A FLIGHT attendant has revealed what vital item she always packs in her hand luggage.
The cabin crew-member recommends Brits ALWAYS take a Ziploc bag filled with essentials to keep you fit and well on your travels.
Travellers' personal pharmacies can include creams for sore muscles, pain killers or allergy eye drops among countless other medicines.
Taking to a Reddit page for "essentials and tips for packing", the self-professed cabin crew worker wrote: "Be sure to get a big Ziploc bag and make a mini pharmacy for yourself".
"There is nothing worse than feeling under the weather when you’re in the middle of a trip or at the airport and subjected to pay £18.60 for an eight-pack of cold pills.
"I keep my 'mini pharmacy' stocked with decongestant spray, Sudafed (the one that you get from the pharmacist works wonders for congestion or feeling clogged in flight), […] allergy eye drops, allergy medicine, and basically anything else that you know that you’d want with you if you’re prone to something.
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"Sounds a bit overkill, but my mini-pharmacy has alleviated me so many times throughout the years.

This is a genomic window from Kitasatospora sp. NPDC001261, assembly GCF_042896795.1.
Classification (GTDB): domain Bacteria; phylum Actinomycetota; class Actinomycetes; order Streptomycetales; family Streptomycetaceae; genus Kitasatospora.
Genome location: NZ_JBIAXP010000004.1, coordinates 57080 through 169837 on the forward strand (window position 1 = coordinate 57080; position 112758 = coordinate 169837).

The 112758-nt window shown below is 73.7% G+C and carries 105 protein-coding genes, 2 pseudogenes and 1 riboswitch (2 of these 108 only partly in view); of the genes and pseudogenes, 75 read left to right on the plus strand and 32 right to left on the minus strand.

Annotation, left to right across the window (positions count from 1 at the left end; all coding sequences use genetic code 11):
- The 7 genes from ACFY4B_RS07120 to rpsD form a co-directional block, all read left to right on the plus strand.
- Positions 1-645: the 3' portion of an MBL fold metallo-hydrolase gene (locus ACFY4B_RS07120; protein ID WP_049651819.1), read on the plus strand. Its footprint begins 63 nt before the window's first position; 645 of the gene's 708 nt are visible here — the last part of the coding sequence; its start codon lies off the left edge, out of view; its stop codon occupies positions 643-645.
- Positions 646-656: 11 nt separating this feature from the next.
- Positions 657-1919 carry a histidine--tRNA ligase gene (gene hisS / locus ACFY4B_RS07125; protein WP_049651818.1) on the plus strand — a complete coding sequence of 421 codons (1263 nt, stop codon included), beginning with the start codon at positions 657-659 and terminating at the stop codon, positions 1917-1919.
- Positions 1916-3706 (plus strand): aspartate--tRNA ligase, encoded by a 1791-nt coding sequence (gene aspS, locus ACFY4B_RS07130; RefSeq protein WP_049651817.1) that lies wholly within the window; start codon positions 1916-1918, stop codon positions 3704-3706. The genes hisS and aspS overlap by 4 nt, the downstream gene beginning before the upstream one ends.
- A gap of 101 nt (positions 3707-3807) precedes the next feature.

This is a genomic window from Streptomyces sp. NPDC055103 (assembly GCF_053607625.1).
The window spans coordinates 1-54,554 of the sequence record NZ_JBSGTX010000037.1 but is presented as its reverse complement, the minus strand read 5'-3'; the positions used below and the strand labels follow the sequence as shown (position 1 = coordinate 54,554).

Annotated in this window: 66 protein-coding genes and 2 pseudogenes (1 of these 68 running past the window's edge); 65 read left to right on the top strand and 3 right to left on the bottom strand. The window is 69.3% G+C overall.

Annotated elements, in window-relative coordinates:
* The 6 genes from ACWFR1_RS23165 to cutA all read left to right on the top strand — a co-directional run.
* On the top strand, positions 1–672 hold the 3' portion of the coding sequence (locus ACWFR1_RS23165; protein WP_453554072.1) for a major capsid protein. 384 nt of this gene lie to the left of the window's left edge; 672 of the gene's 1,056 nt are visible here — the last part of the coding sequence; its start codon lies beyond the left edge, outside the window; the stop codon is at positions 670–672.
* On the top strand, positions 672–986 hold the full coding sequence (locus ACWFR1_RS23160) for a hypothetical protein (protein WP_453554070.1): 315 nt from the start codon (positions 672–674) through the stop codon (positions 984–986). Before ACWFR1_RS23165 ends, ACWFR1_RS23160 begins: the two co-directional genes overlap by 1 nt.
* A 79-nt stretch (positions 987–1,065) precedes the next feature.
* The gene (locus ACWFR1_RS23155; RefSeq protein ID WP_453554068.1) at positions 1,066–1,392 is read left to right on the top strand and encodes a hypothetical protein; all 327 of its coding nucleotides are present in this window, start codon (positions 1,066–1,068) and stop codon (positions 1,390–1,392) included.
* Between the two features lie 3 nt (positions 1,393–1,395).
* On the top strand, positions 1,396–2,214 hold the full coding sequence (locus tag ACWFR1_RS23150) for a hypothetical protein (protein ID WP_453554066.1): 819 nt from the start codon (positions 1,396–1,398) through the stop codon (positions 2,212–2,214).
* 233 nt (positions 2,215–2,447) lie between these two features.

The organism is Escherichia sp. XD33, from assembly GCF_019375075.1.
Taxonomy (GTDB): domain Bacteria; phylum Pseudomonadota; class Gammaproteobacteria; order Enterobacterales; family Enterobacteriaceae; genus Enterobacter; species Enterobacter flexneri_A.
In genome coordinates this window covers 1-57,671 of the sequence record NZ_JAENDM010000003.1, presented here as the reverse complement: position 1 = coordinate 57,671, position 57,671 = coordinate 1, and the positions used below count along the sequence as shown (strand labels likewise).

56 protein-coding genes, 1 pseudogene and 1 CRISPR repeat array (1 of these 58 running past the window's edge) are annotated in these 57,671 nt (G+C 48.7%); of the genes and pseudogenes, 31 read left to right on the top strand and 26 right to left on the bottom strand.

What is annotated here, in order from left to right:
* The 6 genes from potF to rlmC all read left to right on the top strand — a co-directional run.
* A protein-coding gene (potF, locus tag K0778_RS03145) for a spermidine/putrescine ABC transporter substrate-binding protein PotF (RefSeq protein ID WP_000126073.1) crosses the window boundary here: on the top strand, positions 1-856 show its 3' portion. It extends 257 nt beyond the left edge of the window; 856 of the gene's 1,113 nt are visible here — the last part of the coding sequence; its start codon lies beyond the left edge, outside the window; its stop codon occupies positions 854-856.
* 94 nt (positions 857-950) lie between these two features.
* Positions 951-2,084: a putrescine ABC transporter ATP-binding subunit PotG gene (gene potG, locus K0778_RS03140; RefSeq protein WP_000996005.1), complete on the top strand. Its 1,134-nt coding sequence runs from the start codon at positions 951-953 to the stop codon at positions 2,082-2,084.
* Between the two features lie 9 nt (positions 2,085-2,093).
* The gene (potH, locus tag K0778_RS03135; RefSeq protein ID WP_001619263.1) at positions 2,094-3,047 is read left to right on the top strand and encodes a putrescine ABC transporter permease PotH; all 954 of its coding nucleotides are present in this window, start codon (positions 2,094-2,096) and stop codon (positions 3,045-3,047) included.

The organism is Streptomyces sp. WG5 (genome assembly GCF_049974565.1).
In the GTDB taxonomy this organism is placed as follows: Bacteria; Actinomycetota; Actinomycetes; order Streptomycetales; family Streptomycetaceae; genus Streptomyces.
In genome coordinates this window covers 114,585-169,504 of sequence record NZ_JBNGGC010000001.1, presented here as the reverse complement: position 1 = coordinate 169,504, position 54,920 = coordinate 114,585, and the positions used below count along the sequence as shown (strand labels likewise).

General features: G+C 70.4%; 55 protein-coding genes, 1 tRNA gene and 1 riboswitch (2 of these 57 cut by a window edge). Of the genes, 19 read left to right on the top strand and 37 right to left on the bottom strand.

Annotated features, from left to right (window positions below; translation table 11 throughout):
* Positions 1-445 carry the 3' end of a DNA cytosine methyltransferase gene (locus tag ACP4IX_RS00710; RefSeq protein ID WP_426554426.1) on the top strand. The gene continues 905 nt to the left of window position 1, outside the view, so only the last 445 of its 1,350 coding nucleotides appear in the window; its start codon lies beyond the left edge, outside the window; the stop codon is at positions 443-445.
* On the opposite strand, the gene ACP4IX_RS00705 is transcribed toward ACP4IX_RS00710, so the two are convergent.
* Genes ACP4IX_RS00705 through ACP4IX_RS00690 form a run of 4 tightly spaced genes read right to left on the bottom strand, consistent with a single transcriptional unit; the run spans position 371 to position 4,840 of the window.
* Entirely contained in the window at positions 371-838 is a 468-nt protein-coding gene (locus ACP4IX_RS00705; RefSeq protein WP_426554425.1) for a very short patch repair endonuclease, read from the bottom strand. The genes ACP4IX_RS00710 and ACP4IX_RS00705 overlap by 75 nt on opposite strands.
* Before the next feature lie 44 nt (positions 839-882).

"I always have something to help out my co-workers if they need something."
The NHS website recommends that you put any medication in your hand luggage, the main reason being that if luggage in the hold gets lost, you would still be able to take the necessary medicine.
Before travelling, you should check the airline's regulations, but most of them will allow it.
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Make sure to pack your medicines and any equipment such as needles, syringes and others in their original and correctly labelled packages.
You should also carry the prescription from your doctor, just in case you are questioned about the medication.
It is recommended that you pack some extra medicine in your suitcase, just in case.
You never know whether you might miss your flight and have to stay longer in another place – you wouldn't want to run out of necessary drugs.
Before packing your medication make sure that the expiry date will be valid for as long as you're abroad and also check how it needs to be stored.
Most of them, need to be kept at room temperature but if you're travelling to a warm country, you should get advice from your pharmacist on how to store the medication.
You might need to store it in an ice bag or a thermos flask.
In UK airports, you can also carry medication that exceeds the 100ml limit, but be aware that airport staff might need to open the containers to screen the liquids at the security point.
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You will need to have a covering letter from a medical professional.
The UK government website states that if you're taking oxygen cylinders in the hold or hand luggage, you must contact your airline before travelling.
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